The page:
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John Martinez v. Tammy Garcia

January 30, 2012

JOHN MARTINEZ, PLAINTIFF,
v.
TAMMY GARCIA, ET AL., DEFENDANTS.



The opinion of the court was delivered by: Milton I. Shadur Senior United States District Judge

MEMORANDUM OPINION AND ORDER

John Martinez ("Martinez") has brought suit under 42 U.S.C. §1983*fn1 against various doctors, nurses, medical technicians and other employees of Stateville Correctional Center ("Stateville"), asserting violations of his Eighth Amendment right to be free from cruel and unusual punishment. Defendants Terry McCann ("McCann"), Ami Workman ("Workman") and Tammy Garcia ("Garcia") have moved for summary judgment under Fed. R. Civ. P. ("Rule") 56, and the parties have proceeded in accordance with this District Court's LR 56.1.*fn2 For the reasons stated here, the Rule 56 motion is denied in its entirety.

Summary Judgment Standard

Every Rule 56 movant bears the burden of establishing the absence of any genuine issue of material fact (Celotex Corp. v. Catrett, 477 U.S. 317, 322--23 (1986)).*fn3 For that purpose courts consider the entire evidentiary record and must view all of the evidence and draw all inferences from that evidence in the light most favorable to nonmovants (Egan Marine Corp. v. Great Am. Ins. Co. of N.Y., -- F.3d --, 2001 WL 5924425, at *9 (7th Cir. Nov. 23)). But a non-movant must produce more than "a mere scintilla of evidence" to support the position that a genuine issue of material fact exists and "must come forward with specific facts demonstrating that there is a genuine issue for trial" (Carmichael v. Vill. of Palatine, Ill., 605 F.3d 451, 460 (7th Cir. 2010), quoting Wheeler v. Lawson, 539 F.3d 629, 634 (7th Cir. 2008)). As Hall v. Bodine Elec. Co., 276 F.3d 345, 354 (7th Cir. 2002) has explained in confirming the appropriateness of a summary judgment there:respectively.

It is well settled that conclusory allegations and self-serving affidavits, without support in the record, do not create a triable issue of fact.

Ultimately summary judgment is warranted only if a reasonable jury could not return a verdict for the non-movant (Anderson v. Liberty Lobby, Inc., 477 U.S. 242, 248 (1986)). What follows is a summary of the relevant facts, viewed of course in the light most favorable to non-movant Martinez.

Factual Background

At all times material to the allegations made in the Amended Complaint, Martinez was a prisoner at Stateville, McCann was the Stateville Warden and Garcia and Workman were grievance officers there (D. St. ¶¶1-4). McCann, Garcia and Workman have no medical expertise or training (id. ¶¶36-38).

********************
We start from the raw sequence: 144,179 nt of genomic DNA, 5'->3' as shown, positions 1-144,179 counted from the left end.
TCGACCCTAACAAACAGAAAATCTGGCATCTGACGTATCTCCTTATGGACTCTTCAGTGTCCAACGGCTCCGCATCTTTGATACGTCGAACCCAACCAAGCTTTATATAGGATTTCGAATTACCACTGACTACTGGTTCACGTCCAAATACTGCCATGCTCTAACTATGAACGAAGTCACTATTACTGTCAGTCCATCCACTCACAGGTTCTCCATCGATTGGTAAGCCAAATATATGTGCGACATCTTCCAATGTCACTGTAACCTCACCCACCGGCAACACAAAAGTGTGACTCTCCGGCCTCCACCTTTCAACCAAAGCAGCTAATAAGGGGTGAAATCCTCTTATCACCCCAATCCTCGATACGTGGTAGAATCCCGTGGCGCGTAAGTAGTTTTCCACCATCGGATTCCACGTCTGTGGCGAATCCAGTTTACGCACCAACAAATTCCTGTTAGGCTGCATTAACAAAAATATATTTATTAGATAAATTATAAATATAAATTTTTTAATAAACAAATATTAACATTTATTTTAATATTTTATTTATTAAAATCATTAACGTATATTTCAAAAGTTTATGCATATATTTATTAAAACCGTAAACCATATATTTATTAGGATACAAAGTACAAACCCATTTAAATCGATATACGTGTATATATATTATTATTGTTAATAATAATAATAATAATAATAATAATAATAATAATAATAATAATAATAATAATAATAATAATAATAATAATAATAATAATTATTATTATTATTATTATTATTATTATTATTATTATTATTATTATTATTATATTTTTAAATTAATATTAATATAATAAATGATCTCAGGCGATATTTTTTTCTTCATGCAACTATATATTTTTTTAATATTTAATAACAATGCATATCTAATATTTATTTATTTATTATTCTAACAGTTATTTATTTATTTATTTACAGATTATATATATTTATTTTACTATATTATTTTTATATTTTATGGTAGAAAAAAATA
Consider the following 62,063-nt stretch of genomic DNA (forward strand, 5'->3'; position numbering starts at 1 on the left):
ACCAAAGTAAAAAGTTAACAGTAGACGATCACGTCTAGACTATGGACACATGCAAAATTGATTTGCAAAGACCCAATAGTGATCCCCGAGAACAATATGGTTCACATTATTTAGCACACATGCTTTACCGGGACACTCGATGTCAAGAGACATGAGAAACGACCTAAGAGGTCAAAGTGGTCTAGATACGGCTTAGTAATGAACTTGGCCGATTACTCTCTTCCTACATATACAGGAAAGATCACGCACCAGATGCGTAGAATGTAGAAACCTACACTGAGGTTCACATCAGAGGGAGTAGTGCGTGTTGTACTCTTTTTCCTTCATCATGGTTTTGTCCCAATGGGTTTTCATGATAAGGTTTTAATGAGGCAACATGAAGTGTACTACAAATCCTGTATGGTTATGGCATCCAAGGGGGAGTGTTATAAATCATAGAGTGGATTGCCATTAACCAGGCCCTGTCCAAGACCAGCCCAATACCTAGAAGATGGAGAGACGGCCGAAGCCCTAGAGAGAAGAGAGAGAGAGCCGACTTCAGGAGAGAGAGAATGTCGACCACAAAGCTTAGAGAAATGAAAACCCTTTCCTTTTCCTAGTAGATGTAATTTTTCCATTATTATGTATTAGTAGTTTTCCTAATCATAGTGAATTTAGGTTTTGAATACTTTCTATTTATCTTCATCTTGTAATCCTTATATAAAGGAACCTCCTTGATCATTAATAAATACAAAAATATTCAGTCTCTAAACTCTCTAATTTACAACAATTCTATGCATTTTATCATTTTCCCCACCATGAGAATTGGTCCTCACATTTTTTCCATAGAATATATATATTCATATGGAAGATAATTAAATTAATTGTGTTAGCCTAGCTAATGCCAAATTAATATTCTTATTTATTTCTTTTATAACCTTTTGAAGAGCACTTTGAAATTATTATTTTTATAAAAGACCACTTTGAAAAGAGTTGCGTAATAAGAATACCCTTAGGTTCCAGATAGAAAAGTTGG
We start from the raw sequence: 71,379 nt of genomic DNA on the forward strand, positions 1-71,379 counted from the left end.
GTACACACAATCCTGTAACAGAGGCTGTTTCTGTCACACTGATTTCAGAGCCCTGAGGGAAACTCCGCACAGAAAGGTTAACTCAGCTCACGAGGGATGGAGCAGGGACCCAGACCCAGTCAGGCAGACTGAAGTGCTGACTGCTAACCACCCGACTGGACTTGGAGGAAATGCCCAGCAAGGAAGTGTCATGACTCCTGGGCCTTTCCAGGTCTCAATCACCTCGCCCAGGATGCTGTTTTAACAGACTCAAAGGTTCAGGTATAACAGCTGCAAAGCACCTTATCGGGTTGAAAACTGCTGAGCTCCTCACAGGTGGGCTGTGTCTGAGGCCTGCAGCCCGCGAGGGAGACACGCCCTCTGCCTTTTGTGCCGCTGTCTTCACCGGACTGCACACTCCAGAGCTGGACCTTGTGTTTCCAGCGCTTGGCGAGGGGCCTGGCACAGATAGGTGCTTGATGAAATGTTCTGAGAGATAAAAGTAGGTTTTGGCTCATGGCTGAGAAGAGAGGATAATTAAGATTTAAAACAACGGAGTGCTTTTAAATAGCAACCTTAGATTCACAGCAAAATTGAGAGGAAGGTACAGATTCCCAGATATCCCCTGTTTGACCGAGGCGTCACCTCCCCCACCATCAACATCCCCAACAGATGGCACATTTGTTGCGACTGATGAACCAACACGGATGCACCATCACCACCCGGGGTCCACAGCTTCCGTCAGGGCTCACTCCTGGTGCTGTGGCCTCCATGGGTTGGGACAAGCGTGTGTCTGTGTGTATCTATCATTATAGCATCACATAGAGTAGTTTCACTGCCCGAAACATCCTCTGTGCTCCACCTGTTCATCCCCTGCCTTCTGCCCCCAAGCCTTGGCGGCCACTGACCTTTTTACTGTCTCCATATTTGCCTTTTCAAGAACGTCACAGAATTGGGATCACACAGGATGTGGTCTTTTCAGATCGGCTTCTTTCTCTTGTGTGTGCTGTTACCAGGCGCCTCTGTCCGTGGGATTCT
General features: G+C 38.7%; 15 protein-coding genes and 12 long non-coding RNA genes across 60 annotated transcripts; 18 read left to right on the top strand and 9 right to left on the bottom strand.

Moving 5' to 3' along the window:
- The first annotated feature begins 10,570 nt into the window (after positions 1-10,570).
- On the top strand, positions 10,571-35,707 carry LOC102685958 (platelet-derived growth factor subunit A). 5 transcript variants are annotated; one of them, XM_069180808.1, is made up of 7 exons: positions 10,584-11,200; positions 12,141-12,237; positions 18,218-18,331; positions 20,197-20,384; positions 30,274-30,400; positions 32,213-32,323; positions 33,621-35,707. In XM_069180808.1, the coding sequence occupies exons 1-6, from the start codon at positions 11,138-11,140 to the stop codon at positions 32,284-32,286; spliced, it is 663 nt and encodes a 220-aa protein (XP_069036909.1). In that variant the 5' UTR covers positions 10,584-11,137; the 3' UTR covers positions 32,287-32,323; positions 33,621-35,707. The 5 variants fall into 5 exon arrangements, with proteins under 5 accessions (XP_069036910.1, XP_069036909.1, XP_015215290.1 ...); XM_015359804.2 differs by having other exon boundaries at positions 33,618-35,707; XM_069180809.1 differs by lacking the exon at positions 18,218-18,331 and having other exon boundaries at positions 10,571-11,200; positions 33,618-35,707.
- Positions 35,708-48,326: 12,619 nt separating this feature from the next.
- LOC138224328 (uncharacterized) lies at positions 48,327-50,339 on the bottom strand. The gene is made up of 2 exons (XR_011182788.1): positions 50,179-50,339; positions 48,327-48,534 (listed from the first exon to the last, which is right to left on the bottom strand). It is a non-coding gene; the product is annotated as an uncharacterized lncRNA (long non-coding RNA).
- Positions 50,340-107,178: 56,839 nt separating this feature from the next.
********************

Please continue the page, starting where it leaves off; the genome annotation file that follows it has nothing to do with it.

In February 2006 Martinez underwent surgery for a herniated disc to address pain on the lower right side of his back (id. ¶8). Later that year (in October) he sought medical treatment for severe pain in the left side of his back as well as abdominal pain, blood in his stool, the vomiting of blood and a blood-like taste in his mouth (id. ¶¶9-10; M. St. ¶1). Martinez was sent to an appointment with Dr. Parthasarathi Ghosh, at which time he explained his stomach and back problems to Dr. Ghosh and to Physician Assistant LaTanya Williams ("Williams")(M. St. ¶2).

Dr. Ghosh did not examine Martinez physically, but he prescribed pain medication and instructed Martinez not to submit any more sick call requests because Stateville had already expended enough money on his behalf (id. ¶3). Williams told Martinez that she would not go over Dr. Ghosh's head to help him (id. ¶4).

After the appointment with Dr. Ghosh, Martinez continued to experience the back pain and stomach issues (M. St. ¶5). No one responded to his repeated requests for medical attention (id.). Sandy Thompson, a medical technician, informed Martinez that he had been given a direct order from Dr. Ghosh "not to attend to your cry baby ass" (id.).

Stateville prisoners may use a grievance process to address complaints regarding their medical care (D. St. ¶11). Grievances are given to a prisoner's assigned counselor, who sends one copy to a grievance office and another to the healthcare unit (id. ¶¶11-12). Responses from the healthcare unit are recorded in the grievance officer's report and then reported to the Warden (id.¶¶13-14).

Grievance officers are authorized to review all previous grievances in a prisoner's file (M. St. ¶6). But although the Illinois Administrative Code ("Code") specifically dictates that grievance officers must "review grievances" and "consider the grievance" (20 Code §504.830(a) and (d)), grievance officers at Stateville do not--they simply record the healthcare unit's response verbatim (M. Resp. ¶15). After the grievance officer reaches a decision as the Code requires, the Code then specifies that the Warden is to review and sign off on the grievance (D. St. ¶21).

Garcia testified that she does not read medical grievances except insofar as needed simply to determine that the grievance is medical in nature (M. St. ΒΆ8). She does not review the healthcare unit's response to the grievance except to copy it into her report (id.), and she relatedly insisted in her deposition that grievance officers are responsible only for recording medical grievances but need not review them (Garcia Dep. 26-27). Garcia could not envision any circumstance in which she would find the healthcare unit's response to be unacceptable, and she would not consider ...


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